The Same Old Story

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I’m thinking about writing a book for technicians working the field called “The Same Old Story”. How many of you have gone to visit a client, did a repair and then only to be called back the following day because “you messed something up.” Let’s go through the list, see whether you see yourself in this picture.

“since you fixed my computer it’s been very slow” – kudos to the son and his porno site (on your computer buddy! Maybe it was you!)”

“since you fixed the TV the sound is soft” – kudos to the husband who didn’t know ‘hotel mode’ existed before you told him.

“don’t worry, take your time” – normally stated by the most impatient of us. If you’re not worried don’t say anything.

“since you worked on the VCR the head has gone skew” – welcome to the world of helical heads. Lesson learnt – never show a client how to manually clean a VCR head.

“the engine makes a noise” – after you replaced the silencer system. Maybe 300 000 miles has something to do with it.

“the last technician was much better, he fixed the thing in 15 minutes” – maybe a different fault? Maybe it’s because your TV set is now 20 years old.

“the new printer only did 20 pages” – because (a) your son was using the printer while you weren’t looking or (b) the more common ‘full colour A4 pages from head to toe’. With demo cartridges.

“I never go to porno sites” – ah, the old one, the very best. The porno sites came to you.

“I bought a backup drive and now that I have made a backup the backup drive crashed – I don’t have another copy. You sold me crap!” – Ummm, this one boggles the mind.

“My brand new drive crashed – I’m holding you responsible for getting my data back!” – if it was a toaster would you hold the seller responsible for making you toast. What about a vibrator?

“My PC has no operating system on it” – of course not, the last one was pirated. Would you like to forward the complaint to Microsoft.

Telephonically: “You promised to modify my decoder so I don’t have to pay for the channels. You still haven’t been round – I’m going to tell my friends how unreliable you are”.  – Oh yes, this actually happened.

“I bought three of these things – none of them work!” – let’s try user error.

“I’m returning this software – it doen’t work” – yes, but I bet you made a backup copy somewhere.

The world famous Windows 98 and XP song:  “how do I activate this, the activation code sticker (Ed – COA) has gone. I am returning this and want a new one.”  – Sorry buddy, that’s what you pay for – that little sticker.

“My printer only prints one page a minute” – maybe try a different resolution.

“My printer jams after you worked on it” – that’s right folks, same old ribbon.

“the motherboard caught alight after I put in the USB device” – try connecting the headers correctly.

“I did register the Microsoft Office, but I never used it. I want the professional edition, it has powerpoint” –  try reading the instructions before opening the package.

“the screen on my notebook cracked after you worked on it” – sure, when we tested it in front you nobody noticed this small problem.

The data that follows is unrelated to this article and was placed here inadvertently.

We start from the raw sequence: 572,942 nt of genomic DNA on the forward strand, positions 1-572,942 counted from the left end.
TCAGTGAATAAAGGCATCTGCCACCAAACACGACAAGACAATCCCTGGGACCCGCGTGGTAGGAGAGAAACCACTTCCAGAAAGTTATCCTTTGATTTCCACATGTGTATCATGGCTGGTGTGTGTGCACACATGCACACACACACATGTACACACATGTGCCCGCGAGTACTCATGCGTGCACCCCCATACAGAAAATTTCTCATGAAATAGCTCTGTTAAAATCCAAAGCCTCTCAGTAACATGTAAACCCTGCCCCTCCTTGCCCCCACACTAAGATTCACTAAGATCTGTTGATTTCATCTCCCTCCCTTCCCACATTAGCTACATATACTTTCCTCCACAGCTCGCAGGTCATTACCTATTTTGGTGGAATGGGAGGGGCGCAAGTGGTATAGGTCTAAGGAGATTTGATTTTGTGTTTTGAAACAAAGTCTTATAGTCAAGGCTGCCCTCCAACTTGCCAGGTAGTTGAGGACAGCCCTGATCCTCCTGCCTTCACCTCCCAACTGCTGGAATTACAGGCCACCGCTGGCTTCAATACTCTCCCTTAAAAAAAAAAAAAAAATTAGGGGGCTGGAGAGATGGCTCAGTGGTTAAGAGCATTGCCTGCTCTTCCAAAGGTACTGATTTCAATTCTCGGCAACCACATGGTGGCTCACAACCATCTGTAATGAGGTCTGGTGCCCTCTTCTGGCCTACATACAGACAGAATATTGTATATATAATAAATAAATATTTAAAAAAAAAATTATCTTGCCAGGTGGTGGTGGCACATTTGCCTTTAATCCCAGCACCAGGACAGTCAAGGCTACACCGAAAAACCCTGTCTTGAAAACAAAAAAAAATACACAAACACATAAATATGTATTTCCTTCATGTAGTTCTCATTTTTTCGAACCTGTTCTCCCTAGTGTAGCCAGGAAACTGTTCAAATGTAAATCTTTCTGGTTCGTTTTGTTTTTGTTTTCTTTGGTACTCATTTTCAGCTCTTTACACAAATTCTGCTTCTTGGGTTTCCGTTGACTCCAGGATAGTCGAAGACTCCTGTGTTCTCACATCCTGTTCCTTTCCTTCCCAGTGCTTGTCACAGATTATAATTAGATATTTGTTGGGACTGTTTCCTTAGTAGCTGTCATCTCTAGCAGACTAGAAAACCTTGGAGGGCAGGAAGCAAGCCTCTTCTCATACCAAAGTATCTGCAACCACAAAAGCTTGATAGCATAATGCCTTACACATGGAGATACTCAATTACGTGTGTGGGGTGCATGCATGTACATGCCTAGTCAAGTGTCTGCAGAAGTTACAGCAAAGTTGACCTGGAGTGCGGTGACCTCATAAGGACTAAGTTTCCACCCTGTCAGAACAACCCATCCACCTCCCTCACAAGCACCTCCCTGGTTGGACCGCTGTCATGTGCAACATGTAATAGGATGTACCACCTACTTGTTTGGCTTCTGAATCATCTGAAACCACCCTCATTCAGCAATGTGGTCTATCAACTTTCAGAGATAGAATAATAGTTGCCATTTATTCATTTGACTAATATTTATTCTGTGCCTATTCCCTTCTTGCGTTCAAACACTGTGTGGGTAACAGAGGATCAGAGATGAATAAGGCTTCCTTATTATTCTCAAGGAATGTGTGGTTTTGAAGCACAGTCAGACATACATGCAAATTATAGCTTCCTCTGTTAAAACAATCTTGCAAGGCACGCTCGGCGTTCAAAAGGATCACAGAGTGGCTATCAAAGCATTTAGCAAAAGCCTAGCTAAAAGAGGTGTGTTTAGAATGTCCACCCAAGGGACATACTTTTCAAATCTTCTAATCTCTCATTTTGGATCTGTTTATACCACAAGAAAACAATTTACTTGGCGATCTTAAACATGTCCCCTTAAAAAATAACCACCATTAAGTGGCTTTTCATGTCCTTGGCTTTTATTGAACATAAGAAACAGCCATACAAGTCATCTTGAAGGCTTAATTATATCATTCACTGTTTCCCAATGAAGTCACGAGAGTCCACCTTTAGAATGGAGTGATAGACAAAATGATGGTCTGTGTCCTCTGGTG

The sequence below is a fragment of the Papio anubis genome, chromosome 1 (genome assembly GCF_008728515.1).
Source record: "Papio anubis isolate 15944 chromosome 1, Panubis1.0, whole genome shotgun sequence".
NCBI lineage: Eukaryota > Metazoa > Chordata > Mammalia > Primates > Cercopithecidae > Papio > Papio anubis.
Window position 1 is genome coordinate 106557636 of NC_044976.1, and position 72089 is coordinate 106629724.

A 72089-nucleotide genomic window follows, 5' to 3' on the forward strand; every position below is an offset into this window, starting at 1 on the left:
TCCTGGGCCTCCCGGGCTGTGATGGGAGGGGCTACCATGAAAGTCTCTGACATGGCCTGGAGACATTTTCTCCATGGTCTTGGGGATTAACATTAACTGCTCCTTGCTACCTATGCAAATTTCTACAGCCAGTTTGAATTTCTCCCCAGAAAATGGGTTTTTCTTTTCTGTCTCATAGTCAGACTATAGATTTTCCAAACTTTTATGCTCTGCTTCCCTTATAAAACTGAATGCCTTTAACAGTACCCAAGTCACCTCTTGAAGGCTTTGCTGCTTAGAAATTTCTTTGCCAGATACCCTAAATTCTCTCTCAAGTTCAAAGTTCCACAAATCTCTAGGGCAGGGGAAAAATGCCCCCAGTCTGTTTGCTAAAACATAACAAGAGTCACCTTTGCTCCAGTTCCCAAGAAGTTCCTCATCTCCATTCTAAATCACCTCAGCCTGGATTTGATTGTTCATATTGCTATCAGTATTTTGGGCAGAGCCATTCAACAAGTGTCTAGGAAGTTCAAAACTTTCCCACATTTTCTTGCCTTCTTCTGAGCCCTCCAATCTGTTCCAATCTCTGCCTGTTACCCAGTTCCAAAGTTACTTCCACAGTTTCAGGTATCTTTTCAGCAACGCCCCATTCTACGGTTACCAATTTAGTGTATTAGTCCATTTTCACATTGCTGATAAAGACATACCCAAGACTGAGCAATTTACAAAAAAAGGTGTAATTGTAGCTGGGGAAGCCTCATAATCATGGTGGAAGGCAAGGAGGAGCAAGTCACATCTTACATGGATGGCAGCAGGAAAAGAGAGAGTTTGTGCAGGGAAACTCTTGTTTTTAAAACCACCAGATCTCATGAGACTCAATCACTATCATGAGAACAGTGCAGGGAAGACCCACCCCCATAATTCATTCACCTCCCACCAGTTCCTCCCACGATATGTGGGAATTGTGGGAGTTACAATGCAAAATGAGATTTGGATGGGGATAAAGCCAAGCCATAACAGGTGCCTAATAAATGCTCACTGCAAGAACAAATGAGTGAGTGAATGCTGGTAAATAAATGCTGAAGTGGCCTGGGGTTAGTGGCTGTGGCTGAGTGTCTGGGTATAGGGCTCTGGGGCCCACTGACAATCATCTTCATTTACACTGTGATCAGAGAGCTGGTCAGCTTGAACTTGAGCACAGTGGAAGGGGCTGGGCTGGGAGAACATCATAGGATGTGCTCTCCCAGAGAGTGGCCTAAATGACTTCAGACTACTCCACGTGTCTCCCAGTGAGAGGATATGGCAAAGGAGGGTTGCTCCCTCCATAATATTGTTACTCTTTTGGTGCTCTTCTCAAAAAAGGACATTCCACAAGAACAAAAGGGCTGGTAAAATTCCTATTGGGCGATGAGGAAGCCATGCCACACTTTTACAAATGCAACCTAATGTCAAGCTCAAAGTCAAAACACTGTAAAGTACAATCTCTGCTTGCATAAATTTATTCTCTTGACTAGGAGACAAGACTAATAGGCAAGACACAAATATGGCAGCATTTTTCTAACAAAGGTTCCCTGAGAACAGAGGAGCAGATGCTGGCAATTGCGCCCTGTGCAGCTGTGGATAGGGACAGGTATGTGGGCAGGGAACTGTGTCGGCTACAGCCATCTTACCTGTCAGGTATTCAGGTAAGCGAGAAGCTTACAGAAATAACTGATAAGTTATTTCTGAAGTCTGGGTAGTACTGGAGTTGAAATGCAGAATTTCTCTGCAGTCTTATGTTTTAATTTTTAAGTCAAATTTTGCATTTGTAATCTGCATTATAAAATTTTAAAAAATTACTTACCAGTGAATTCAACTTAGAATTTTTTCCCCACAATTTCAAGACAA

“make out a quote for my insurers and replace the hard drive with a SDD drive!” – insurers just love these fraudulent claims. And they still pay up. Don’t do it!

“I have 8 laptops on the network and they all crash. We want to return all of them” – This was a computer sales and service company.

“I’m going to my lawyer!” – looking for instant results. Big balls.

“I’m going to the press!” – looking for instant results. Small balls.

“DO YOU KNOW WHO I AM?” – No balls.

“I’ll pay you as soon as you finish this last job.” – the penguin trick. Better known as short arms and deep pockets i.e. limited funds available.

“I don’t care how much this costs, just finish the job”. – naturally.

“a family friend works for ***** and he said that you didn’t do the job properly!” – another expert in this field.

And of course we then move on to Google where everything is true, correct, factual. eHow – “how to fix an ingrown toenail with a hairbrush.”  Also, how to fix your hard-drive with a set of nail clippers and arc welder. Wiki – “how to split an atom with an axe”. Beware of people that readup on the internet before they ply you with their problem – they may have tried to fix it themselves or better still want to catch you out. There are lots of experts and gurus out there.  Real guru is not an obnoxious piece of canine dropping!

I ran a repair business for 10 years and one learns to read the customer 99% of the time. The one percent is above. My experience is that those that eke out an existence but work hard are the ones that pay their bills, the rich look for excuses, the middlemen look for a quick fix and the best people to do business with are people that run their own business. Most of the time. Find anyone who runs a successful repair business shouting at the lady at the till? They know the buzz. They’ve done a few laps. Of course I have done work for lawyers before – most of them are human to a certain degree but when it comes down to a business agreement you’d better have it in writing. Their DNA is so unlike ours. 😕

My worst clients were in order:

  • a lawyer
  • a doctor
  • a fertiliser factory manager
  • a banker

My best clients were:

The elderly – don’t rip them off.

  • Abalone divers.
  • Most factory workers.
  • People in the repair industry – panel-beaters, mechanics, plumbers.
  • Sea-fairers.  (mainly fishing industry).
  • Corporate.

So don’t just lie there – do something about it.







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